"It just goes to show our business hasn't gone down, it's actually gone up marginally. Maybe people are stockpiling books for the duration of the coronavirus episode," he said.
The store has always offered a free delivery-by-bike service within a prescribed radius that includes neighbourhoods such as the West End, Mount Pleasant, Kerrisdale, and extends to East Vancouver. Clarke said they’d step up that service if demand increases in coming weeks.
And, as more people spend more time at home, that may happen.
“It stands to reason, you can only binge watch Netflix for so long,” Clarke said.
But he also noted that in-store customers could easily maintain a six-foot distance from other people in the shop.
“Because of the nature of a book shop, it’s something that you can go in and out of pretty quickly. Our shop is small, but you can still keep a six-foot barrier if that’s a concern,” he said.
“People are self-isolating, but if they choose to come out, and not use the delivery service, usually they would come into the shop and go back home right away without too much risk.”
Patricia Massy of Massy Books on East Georgia in Chinatown is starting up a book delivery service throughout Metro Vancouver in response to health concerns around coronavirus. She wants to make it easier for customers who are concerned about going out to shop.
“We're scheduled to do deliveries on Sunday and then, depending on if we get more [orders], we can do one other day throughout the week. Right now, we're planning to do deliveries at no cost,” she said.
“There's no minimum or maximum of how many books you want to buy. I'm also thinking I may just continue once the COVID-19 [concern] dies down. It might be nice for folks who maybe have mobility issues.”
She’s noticed business being slower recently — with Thursday morning being particularly quiet. But the store is operating under normal hours. She has received requests for particular titles over the past 24 hours such as The Plague by Albert Camus and Severance, which depicts a pandemic, by Ling Ma.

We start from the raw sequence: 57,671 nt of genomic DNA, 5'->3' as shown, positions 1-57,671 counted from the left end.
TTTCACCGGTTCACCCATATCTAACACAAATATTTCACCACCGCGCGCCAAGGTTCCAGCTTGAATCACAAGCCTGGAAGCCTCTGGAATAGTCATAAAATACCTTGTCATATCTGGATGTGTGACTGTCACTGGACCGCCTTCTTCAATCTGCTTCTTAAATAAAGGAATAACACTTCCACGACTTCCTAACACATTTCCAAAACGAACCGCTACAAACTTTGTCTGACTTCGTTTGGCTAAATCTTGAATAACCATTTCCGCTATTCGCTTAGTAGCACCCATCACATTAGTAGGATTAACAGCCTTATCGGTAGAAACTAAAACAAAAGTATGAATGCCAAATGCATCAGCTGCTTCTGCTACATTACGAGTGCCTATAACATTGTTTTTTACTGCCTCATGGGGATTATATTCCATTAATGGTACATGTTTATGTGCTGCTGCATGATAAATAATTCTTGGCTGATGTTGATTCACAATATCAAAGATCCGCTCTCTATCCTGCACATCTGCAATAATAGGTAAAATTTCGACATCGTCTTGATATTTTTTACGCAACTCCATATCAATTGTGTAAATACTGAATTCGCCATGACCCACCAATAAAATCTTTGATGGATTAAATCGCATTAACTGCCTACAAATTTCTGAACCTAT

“People have asked me what I recommend to read, and I've been just telling people if you have high anxiety or OCD, maybe don't read some of those books. Maybe read something else,” she said. “I’ve got a list of books that I recommend that are not related to that theme.”
Meanwhile, although Brayshaw at Pulpfiction isn’t yet worried about coronavirus affecting the business climate at his stores, he is concerned about the health of older people, including his own parents, as well as how other Vancouver businesses might suffer in the coming weeks and months.
“A lot of friends who work in the food service industry are concerned, particularly places that do sit-down dining and depend on people making reservations, as opposed to just walking in. Anecdotally, I'm hearing that a lot of reserved sit-down places are having cancellations,” he said, while calling on other Vancouverites to help mitigate losses those businesses may incur.
“There's a couple of places that I like to eat at. I'm certainly considering giving a call, or dropping by, and picking up some gift certificates because I have a feeling, in the next month or two, that a lot of those places are going to have really crimped cash flow. I want to make sure that they stay in business and that they're still around.”